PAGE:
Yesterday, one of my kids threw a rock at the other one. Both are fine; it was one of those brotherly “accidentally-on-purpose” things, and fortunately didn’t even leave a mark. And believe you me, there were consequences.
But there are also consequences for all of us–consequences that are not isolated to my family, however much you would like to pretend they are, and which are part and parcel of the political and theological position in which we find ourselves.
It doesn’t matter that the bigger one threw the rock, in the end, because the altercation began when the little one explained that the small collection of rocks underneath his tree was his “arsenal” against his “enemies.” Scene: a pocket park in a gated planned community. Enemies: a distant gathering of three same-sized children.
My kids are 6 and 9. They were born Unitarian Universalists, and have spent time in Montessori education, arts-based preschool, homeschooling.
And friends, it saddens and frightens me to report that we as a family are having a hard time overcoming the culture in which our children are being raised.
As I sat on a park bench, and then at home, with first one and then the other child, explaining that we live in a peaceful place, do not have enemies, and do not need weapons, I realized that there is something that we desperately do need: other stories to tell our children. Other stories with which to raise our boys.
My husband and I both played with legos constantly as kids. Guess how many of our sets came with guns?
I’ll let you reflect on your own childhood. How many molded plastic Lego guns? Ever?
In my six year old’s short childhood, which has involved thousands and thousands of Lego bricks, I have involuntarily amassed an arsenal that could arm the revolution. It could. My kids now just bring them and set them on my dresser as soon as they open the box. I find tiny revolvers on my nightstand, miniature semiautomatics on my make up counter.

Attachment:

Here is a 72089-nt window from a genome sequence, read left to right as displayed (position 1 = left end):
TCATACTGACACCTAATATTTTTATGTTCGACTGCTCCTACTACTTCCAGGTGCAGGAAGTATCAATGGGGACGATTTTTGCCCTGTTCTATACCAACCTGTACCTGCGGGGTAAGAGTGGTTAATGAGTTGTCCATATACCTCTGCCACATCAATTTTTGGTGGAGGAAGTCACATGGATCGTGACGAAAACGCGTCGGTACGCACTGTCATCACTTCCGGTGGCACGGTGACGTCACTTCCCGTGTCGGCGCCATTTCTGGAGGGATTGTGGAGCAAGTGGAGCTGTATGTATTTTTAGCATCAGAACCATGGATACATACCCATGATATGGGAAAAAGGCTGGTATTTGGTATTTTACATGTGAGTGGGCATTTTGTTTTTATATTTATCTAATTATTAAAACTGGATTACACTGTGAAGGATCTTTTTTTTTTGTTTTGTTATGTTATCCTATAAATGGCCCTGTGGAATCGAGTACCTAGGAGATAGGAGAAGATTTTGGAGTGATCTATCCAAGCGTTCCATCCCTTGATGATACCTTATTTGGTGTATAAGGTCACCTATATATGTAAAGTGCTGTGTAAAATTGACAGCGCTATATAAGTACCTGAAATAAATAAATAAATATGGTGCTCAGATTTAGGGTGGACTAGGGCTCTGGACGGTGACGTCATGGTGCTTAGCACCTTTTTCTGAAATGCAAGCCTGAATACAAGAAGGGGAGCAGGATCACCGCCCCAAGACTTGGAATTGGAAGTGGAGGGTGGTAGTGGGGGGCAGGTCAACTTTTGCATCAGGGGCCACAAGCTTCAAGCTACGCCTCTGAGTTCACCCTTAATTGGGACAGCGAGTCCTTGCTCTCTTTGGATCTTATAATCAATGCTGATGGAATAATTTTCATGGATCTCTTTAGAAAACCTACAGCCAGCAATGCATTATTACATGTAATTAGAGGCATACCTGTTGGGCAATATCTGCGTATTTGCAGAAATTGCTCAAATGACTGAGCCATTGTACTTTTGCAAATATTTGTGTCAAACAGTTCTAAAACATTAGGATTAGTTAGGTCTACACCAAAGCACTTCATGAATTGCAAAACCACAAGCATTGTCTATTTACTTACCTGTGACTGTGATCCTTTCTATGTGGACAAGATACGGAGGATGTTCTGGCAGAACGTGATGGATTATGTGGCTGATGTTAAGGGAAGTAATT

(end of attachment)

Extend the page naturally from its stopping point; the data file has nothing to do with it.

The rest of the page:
Friends, every package marketed to boys comes with weaponry of some sort, often with a remarkable variety of firearms. It is incredibly difficult to find large sets without them. Go look. I’ll wait.
Now consider the movies with which our children are raised. The shows. The games.
Now consider the narrative.
The only story that this contemporary moment is willing to teach my sons:
Everything interesting that could possibly happen involves the potential or actuality of a physical fight. The entire game is preparing for one or defending against it or, better still, prevailing within it.
We literally have no script for the story where there is peace.
Peace, in our little boys’ games, is simply the space between skirmishes.
When it should–and truly, I promise you, it could– be all that they know.
What have we given them to even imagine this? What script, what story, are we illustrating and encouraging, for the world in which they are actually growing up?
One which admittedly features more weapons than any generation in living memory– but not because we need them, have needed them, or (God forbid) will need them. No, it is because of this stupid story- “Life is one long fight to the top, composed of other, smaller fights, because this is what we do with and for resources.” It’s a story that sells, and it has crowded out so many other stories of childhood– the nursery rhymes and fairy tales, and also the stories we found and dreamed and created as we roamed neighborhoods, caught frogs, climbed dirt piles, watched ponds.
And yeah, on those dirt piles, we sometimes played King of the Mountain.
We sometimes pushed each other. We sometimes played the game called war.
And then somebody got a bloody nose, and somebody cried, and all of us learned that some games aren’t really games, and that there’s an edge beyond which danger lies . . . an edge beyond which none of us want to push.
Is that what my kids were trying to learn, yesterday?
Maybe. Maybe they were, and maybe they would have gotten it with their eyes still intact, without intervention.
But maybe we’ve given them too much of another story to be able to pull it back.
How long has this reality been in the works? What forces– what power, what money, what desire for control, what fight for a cultural narrative– lie behind it? How do we quit the military-industrial complex ourselves while we simultaneously train our children to be part of it?
How will we find something else?
And how will we (all) pay if we don’t?
I wish I didn’t wonder these things. But I do.
And I think the questions, and this moment, have been a long time coming.